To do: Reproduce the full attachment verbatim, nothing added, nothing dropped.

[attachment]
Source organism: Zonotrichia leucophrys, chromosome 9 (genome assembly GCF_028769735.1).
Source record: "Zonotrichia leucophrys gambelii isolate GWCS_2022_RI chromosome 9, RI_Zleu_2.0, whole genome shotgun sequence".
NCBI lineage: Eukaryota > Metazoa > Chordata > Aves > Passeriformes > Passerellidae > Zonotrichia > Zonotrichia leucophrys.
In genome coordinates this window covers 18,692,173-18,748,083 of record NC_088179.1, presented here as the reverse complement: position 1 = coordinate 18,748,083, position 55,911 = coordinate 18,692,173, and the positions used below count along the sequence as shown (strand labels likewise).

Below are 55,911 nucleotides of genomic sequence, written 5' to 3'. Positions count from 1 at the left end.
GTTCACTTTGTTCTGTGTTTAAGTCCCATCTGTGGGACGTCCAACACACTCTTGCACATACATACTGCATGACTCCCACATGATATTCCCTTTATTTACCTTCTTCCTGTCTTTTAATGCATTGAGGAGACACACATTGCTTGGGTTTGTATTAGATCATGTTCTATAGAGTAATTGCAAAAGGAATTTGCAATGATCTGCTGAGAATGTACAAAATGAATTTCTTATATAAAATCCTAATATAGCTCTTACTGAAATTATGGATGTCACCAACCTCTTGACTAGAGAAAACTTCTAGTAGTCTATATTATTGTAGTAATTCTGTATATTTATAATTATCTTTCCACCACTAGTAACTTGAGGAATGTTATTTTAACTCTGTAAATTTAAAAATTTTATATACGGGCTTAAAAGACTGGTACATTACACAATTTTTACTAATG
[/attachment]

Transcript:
Source organism: Zonotrichia leucophrys, chromosome 9 (genome assembly GCF_028769735.1).
Source record: "Zonotrichia leucophrys gambelii isolate GWCS_2022_RI chromosome 9, RI_Zleu_2.0, whole genome shotgun sequence".
NCBI lineage: Eukaryota > Metazoa > Chordata > Aves > Passeriformes > Passerellidae > Zonotrichia > Zonotrichia leucophrys.
In genome coordinates this window covers 18,692,173-18,748,083 of record NC_088179.1, presented here as the reverse complement: position 1 = coordinate 18,748,083, position 55,911 = coordinate 18,692,173, and the positions used below count along the sequence as shown (strand labels likewise).

Below are 55,911 nucleotides of genomic sequence, written 5' to 3'. Positions count from 1 at the left end.
GTTCACTTTGTTCTGTGTTTAAGTCCCATCTGTGGGACGTCCAACACACTCTTGCACATACATACTGCATGACTCCCACATGATATTCCCTTTATTTACCTTCTTCCTGTCTTTTAATGCATTGAGGAGACACACATTGCTTGGGTTTGTATTAGATCATGTTCTATAGAGTAATTGCAAAAGGAATTTGCAATGATCTGCTGAGAATGTACAAAATGAATTTCTTATATAAAATCCTAATATAGCTCTTACTGAAATTATGGATGTCACCAACCTCTTGACTAGAGAAAACTTCTAGTAGTCTATATTATTGTAGTAATTCTGTATATTTATAATTATCTTTCCACCACTAGTAACTTGAGGAATGTTATTTTAACTCTGTAAATTTAAAAATTTTATATACGGGCTTAAAAGACTGGTACATTACACAATTTTTACTAATG